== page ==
Clichéd Spy Fiction Tropes in the James Bond Films (and Novels)?

in Bond Movies Posts: 17,260
So, as the thread title says, what do you consider to be examples of clichéd spy fiction tropes in the James Bond films and novels?

One that comes to mind for me is the placing of the hair over the door as a makeshift silent intruder alarm in the 1953 Ian Fleming Casino Royale novel and 1962 Dr. No film.

I'm sure however that there are plenty of others that we can collate and discuss further in this thread. :)


  • BMW_with_missilesBMW_with_missiles All the usual refinements.
    Posts: 3,000
    I think the gadgets, girls, and the whole British spy thing are considered by many to be clichéd at this point. But when you're talking about the franchise that invented such things, I don't think it's a cliché for them to continue to use what they invented. If other franchises tried to do those things it would be a different story, but for Bond, I demand nothing less.
  • DragonpolDragonpol
    Posts: 17,260
    Thank you for your thoughts @BMW_with_missiles.

    Any other takers? :)
  • M16_CartM16_Cart Craig fanboy?
    Posts: 538
    Perhaps this thread is more concerned with motifs than events, but here are some predictable cliches the film series should jettison if it wants to stay fresh.

    * Standard scenes. M. Moneypenny. Q. Gambling. Skiing.
    * Bond first meets the villain for dinner (or plays a game with him)
    * Villain is a billionaire egomaniac obsessed with some commodity
    * Bond gets information through the villain's mistress, who is then violently killed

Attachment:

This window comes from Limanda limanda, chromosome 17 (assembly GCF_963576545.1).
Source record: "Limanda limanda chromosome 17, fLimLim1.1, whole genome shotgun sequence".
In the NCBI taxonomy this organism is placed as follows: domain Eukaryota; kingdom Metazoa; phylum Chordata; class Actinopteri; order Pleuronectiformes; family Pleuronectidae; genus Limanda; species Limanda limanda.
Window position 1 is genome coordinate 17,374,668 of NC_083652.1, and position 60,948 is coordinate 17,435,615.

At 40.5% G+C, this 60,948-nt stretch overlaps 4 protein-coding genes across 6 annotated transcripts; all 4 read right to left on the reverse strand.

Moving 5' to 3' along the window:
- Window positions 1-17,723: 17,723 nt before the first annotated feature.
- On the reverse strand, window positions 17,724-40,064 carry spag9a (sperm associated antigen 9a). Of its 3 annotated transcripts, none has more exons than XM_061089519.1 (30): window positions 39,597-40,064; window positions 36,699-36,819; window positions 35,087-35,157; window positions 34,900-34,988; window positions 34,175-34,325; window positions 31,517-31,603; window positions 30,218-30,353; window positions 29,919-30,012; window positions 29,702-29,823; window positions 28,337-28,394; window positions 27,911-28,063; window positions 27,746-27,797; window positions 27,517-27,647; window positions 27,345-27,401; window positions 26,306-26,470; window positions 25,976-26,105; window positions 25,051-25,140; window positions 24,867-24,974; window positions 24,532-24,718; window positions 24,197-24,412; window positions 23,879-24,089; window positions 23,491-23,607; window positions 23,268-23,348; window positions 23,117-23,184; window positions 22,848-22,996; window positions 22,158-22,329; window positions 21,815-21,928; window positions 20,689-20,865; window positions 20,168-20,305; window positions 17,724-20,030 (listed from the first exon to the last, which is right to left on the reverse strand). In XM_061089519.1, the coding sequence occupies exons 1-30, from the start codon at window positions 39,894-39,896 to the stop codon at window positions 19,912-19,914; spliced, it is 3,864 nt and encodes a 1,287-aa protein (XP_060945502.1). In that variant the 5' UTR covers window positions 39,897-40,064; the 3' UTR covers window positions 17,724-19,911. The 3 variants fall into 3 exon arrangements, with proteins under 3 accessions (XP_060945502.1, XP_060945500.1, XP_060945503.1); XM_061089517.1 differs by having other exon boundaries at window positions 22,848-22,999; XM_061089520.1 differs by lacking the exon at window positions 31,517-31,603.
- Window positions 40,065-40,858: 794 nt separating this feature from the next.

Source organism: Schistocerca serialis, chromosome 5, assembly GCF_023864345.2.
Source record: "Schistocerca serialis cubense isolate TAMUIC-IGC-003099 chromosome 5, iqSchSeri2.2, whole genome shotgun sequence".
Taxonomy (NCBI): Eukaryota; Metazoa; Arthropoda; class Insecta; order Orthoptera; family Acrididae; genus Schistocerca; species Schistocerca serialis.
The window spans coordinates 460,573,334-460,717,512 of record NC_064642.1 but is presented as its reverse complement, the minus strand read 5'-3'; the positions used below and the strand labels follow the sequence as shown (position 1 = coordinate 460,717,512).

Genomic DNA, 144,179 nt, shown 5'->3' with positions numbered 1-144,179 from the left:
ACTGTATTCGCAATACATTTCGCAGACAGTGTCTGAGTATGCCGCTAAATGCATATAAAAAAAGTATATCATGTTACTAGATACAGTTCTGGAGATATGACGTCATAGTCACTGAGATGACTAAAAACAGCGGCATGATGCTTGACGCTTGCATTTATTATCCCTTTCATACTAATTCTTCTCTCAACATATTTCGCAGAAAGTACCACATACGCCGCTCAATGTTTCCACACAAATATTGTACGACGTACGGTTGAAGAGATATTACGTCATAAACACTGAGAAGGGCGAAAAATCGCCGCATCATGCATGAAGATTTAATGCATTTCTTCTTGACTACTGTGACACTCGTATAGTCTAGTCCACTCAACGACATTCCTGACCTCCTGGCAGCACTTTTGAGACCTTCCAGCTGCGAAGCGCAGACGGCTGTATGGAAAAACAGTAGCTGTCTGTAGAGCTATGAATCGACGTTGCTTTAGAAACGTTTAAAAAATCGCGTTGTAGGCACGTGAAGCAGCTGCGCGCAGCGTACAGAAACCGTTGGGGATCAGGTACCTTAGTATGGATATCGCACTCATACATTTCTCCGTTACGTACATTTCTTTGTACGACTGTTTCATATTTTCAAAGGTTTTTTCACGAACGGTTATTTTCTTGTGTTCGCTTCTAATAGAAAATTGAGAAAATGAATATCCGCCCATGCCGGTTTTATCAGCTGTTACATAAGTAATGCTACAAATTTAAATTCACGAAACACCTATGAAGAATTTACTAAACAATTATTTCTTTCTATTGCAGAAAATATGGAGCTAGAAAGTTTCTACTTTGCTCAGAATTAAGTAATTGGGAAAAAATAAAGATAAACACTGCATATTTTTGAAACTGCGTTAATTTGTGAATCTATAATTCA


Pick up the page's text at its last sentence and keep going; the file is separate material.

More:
* Bond is kidnapped in an easily escapable trap as the villain lets him live
    * Bond makes out with a woman at the end
  • ThunderpussyThunderpussy My Secret Lair
    Posts: 13,384
    That's it you keep @Dragonpol right, he sometimes doesn't know what he means. :D
  • DragonpolDragonpol
    Posts: 17,260
    Any other takers on this one? :)
  • Agent_99Agent_99 enjoys a spirited ride as much as the next girl
    Posts: 3,054
    There's a character who's nominally on the same side as the hero, but is determined to get rid of him/shut his department down for being old-fashioned/inefficient/plain ridiculous. Surprise - turns out he was working for the enemy all along.

    This is really old and annoyed the heck out of me in SPECTRE.
  • Bond film clichés are numerous – so much so that it is accepted as a genre within itself.

    Spy movie clichés are all pretty obvious:

    - Duplicitous allies:
    Seen it hundreds of time. The hero often befriends someone only for them to reveal themselves as a villain. This motif is in almost every spy film.
    - Paranoia: Knowing who to trust is key to the genre. Furthermore, someone is always watching or following you.
    - The Chase: The cat and mouse aspect of these films is always present, often as there is a mystery to unearth that the hero has scant information on.
    - The Grandiose Villain: This is more particular to Bond films in general, but its bled over into other film attempting to mimic the style. Flamboyant villains are part of the spy genre now.
    - Glamour and Exoticism: The life of a spy is typically depicted as being luxurious and opulent.
    - Grittiness: Always an element but more so in a post-Bourne world.
    - Femme fatales are par for the course.
  • Agent_99Agent_99 enjoys a spirited ride as much as the next girl
    Posts: 3,054
    Another thought: I've always loved Bond's "Oh FFS" reaction in CR (the novel) when Vesper suffers the cliché of getting kidnapped and requiring rescue. Lampshade hanging at its finest. (And, of course, it turns out there's a twist on the cliché this time.)
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